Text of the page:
Winter 2002/03 and Stephen Wylie was back in action. In the West Relays he was in the first team that finished second – slowest of the four he was still among the quickest on the day. Came the national relays and he was second fastest Cambuslang man round the course for the team that finished second. On 24th November he ran on the third stage of the Edinburgh to Glasgow and brought the team, which finished fourth, up from sixth to third. He didn’t seem to be firing on all cylinders yet but came the 11th January, 2003, and he won the West District Championships by 50 seconds from his old rival Tommy Murray. The team won with 79 points from Shettleston Harriers (136 points). The national short course cross-country championship was held on 26th January at Bellahouston Park and Stephen was just out of the medals in fourth place but he was only 10 seconds behind the winner, Steve Cairns of Hunters Bog Trotters. In 2003 the national championships were held at Linwood and w ere won by Graeme Reid of Clydesdale Harriers with Stephen in second place The end of the season meant the six stage road relays and Cambuslanag was second to Racing Club: Stephen was on the last stage and he was unfortunate to drop one place to an in-form Glen Stewart. A good winter for the first winter back and it was straight into the summer of 2003.
The track rankings tell us that he was top of the rankings for 5000m with his time of 14:32.59 – it was the time recorded when he won the Scottish 5000m championship from Jamie Reid of Cambuslang (14:37.71). He went on to win the 10000m championship in 31:34.6 from Neil Wilkinson (32:31.1), which time placed him seventh in the lists. In that situation, the time is secondary to the gold medal and to win both 5000m and 10000m championships in the one season is pretty good! His summer on the roads showed what the Scottish scene had missed in his absence. He won 13 races in total, they were, in order –
4th January, 2003: Nigel Barge, Maryhill, Glasgow: 4.8 miles 25:17
1st March: Stranraer Half Marathon 68:35
22nd March: Dunky Wright Memorial: Clydebank. 5K 14:42
23rd March: Alloa Half marathon 67:11
6th April: Tom Scott 10 miles 48:25
16th April: Irvine 5 miles 24:11
21st April: Ormidale 10K 30:48
23rd May: Polaroid Helensburgh 10K 30:22
29th May: Polaroid Clydebank 10K 30:35
1st June: Carluke Dev Trust 10K 31:44
5th June: Polaroid Dumbarton 10K 29:55
15th June: East Kilbride Half marathon 68:17
27th August: JW Kilmarnock 10K 31:49
13 races at four different distances all over the country and over a spell of eight months. Not too bad and he was nationally ranked as follows: 5K: 3rd (14:42), 5 miles 9th (24:45), 10K 3rd (29:55), 10 miles 1st (48:25), half marathon 3rd (66:50).
Stephen ran the last leg of the District relays in October 2003 and held on to first spot to see the club home first. Then on 6th December he ran on the second stage of the national relays and again the team won. There was no E-G any more so the next big race was the West District and Stephen did not run but in February he was 15th in the national. If summer 2003 had been good, then 2004 at least matched it. On the roads there were victories at Glasgow Caledonian, Barrhead (both 5K), Kinross High School, Troon Tortoises, Polaroid Helensburgh, Carluke Dev Trust, Polaroid Dumbarton, Stranraer (all 10K), Dunfermline, Monklands and East Kilbride (both half marathons). The quality of the opposition was usually quite high, reflecting the standard in the country at the time. The Dunfermline half marathon was the Scottish championship. As far as times were concerned Stephen was 13th for 5K, 4th for 10K, and 5th for the half marathon. On the track, he was not ranked at all and it may be that he was now a confirmed road runner.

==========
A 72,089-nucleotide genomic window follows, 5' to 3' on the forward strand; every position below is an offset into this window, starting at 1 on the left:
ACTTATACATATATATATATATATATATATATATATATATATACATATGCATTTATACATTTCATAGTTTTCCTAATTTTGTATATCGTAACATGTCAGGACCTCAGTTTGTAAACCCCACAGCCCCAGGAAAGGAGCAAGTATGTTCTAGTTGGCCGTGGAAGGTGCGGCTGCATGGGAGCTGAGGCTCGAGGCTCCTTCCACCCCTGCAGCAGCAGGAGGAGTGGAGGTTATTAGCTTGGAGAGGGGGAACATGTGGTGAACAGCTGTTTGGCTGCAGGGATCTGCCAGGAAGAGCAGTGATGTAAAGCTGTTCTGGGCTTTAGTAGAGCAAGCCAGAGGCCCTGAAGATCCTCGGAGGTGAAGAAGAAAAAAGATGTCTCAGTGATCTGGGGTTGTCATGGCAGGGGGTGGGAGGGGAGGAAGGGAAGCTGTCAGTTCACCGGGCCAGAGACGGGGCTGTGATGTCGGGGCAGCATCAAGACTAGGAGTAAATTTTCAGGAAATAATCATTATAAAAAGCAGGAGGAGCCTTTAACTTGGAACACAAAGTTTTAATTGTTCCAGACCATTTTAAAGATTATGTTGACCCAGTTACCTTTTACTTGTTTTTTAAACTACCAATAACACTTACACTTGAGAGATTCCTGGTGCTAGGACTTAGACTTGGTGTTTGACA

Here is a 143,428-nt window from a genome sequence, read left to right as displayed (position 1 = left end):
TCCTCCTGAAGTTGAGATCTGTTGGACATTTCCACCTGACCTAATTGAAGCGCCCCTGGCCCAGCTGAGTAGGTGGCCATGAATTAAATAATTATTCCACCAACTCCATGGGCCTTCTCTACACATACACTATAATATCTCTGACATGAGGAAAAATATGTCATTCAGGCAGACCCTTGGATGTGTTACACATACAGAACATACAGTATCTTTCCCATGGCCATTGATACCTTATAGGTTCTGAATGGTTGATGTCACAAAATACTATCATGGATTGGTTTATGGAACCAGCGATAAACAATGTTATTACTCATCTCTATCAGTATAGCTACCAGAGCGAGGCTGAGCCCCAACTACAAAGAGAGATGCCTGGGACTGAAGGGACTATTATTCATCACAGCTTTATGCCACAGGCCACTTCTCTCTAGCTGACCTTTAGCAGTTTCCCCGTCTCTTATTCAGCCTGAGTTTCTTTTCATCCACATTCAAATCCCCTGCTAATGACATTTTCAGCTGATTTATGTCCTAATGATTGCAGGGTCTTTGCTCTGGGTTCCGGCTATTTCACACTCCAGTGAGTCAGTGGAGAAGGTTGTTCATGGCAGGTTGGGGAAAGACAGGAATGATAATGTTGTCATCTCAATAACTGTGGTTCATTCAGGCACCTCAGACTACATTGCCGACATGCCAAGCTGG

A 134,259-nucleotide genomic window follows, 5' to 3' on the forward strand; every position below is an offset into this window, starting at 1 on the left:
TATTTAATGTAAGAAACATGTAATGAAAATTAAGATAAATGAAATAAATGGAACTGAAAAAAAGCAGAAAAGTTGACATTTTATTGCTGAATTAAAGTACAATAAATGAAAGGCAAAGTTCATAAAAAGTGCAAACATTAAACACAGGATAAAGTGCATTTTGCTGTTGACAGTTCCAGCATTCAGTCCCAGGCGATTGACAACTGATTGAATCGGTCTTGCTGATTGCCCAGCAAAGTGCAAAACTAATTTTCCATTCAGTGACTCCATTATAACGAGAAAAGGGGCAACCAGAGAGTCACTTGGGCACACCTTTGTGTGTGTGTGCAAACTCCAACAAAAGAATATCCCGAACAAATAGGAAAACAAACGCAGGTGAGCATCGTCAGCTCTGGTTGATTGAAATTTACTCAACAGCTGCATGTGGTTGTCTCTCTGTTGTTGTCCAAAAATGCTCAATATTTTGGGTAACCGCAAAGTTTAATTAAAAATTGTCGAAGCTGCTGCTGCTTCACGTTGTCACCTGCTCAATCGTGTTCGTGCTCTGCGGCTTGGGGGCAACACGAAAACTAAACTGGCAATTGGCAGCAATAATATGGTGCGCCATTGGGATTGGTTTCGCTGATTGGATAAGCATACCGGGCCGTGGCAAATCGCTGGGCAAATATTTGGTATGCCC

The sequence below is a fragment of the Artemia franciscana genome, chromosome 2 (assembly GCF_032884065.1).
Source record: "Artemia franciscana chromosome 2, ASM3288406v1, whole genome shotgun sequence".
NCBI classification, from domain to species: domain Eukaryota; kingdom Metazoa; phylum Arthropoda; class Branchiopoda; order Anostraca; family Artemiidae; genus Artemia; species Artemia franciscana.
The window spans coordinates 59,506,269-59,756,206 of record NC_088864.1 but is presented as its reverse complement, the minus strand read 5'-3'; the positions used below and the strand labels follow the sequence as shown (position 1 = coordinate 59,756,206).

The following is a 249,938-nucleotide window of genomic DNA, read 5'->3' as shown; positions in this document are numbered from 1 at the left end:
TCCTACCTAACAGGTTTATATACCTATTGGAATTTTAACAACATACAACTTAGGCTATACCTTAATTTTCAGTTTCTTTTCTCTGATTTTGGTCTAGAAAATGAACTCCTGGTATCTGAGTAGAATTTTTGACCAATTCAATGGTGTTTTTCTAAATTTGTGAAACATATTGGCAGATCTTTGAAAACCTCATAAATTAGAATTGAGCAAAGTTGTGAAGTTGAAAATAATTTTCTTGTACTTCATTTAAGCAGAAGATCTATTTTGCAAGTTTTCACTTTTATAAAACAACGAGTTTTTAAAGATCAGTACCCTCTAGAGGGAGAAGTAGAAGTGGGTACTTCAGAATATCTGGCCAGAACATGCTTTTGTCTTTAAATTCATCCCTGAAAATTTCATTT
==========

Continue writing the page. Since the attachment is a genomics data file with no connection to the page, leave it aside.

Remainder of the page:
In the winter season 2004/05 and he was absent from the two championship relays in October and the national short course cross-country championship in January. Nor was he to be seen at the District or national championships, or even the six-stage road relay. Not a good winter for Stephen at all. He seldom raced the following summer either – unranked at 5K, 5 miles, 10 miles or half marathon in summer 2005, his sole appearance in the rankings was at 10K where he was ranked 18th for his 31:32 time at Auchencruive in February. He won only two road races in 2005 – at Dundonald in August over 10.5 K (33:48) and at the end of December when he won the Turkey Trot at Ayr in 32:03 for 10K. The clue to some of the absences was maybe to be found in his club affiliation for the races mentioned – he was ‘S Wylie (Girvan AC)’. Would the change in affiliation hold good for 2005/06?
The District Relays of 2005/06 were held at Dam Park in Ayr on 8th October and there was no Stephen Wylie to be seen. Nor was he in the District or National cross-country championships. BUT —
at the start of October 2006 in the District Relays at Irvine Stephen was on the second stage for Cambuslang for the team that finished third. Two weeks later in the national relays he was last stage runner and picked up a place but the club could do no better than fourth. In the West District Championships, Stephen finished third behind McNulty (Kilbarchan) and Pollard (Inverclyde) to lead the Cambuslang team home in first place. The national was held at Falkirk in early February 2007 and Stephen was tenth, the club was second to Hunters Bog Trotters. In the season’s finale – the six stage road relay – Stephen was on the fourth leg for his club and held the lead which the team held to the end. He had second fastest time on the stage. In the questionnaire, Stephen said that his birthday was in November 1971 – which meant that he became a V35 in November 2006.
On the roads in 2006, Stephen was ranked 12th for the 10K with his time of 31:12 from the Ayr Turkey Trot in December and the initials V35 appeared for the first time. Before that however he had ranked 22nd for the half marathon in 2006 with 71:19 recorded in the Glasgow Marathon on 3rd September and, a first, seventh for the marathon itself with the time (2:30:09) that he recorded when finishing third in the Scottish Marathon Championship in Inverness behind Simon Pride and Jamie Reid. His race wins that year were few: the 10K at Stranraer on 4th November in 31:57, the Hugh Wilson 10K in East Kilbride on 3rd December in 32:23 and the Turkey Trot in Ayr in the colours of Girvan AC.
Stephen was now a veteran and entitled to race in all their championships and internationals as wel as the full race programme for senior men. We will look at that part of his career up to 2018 on a separate page.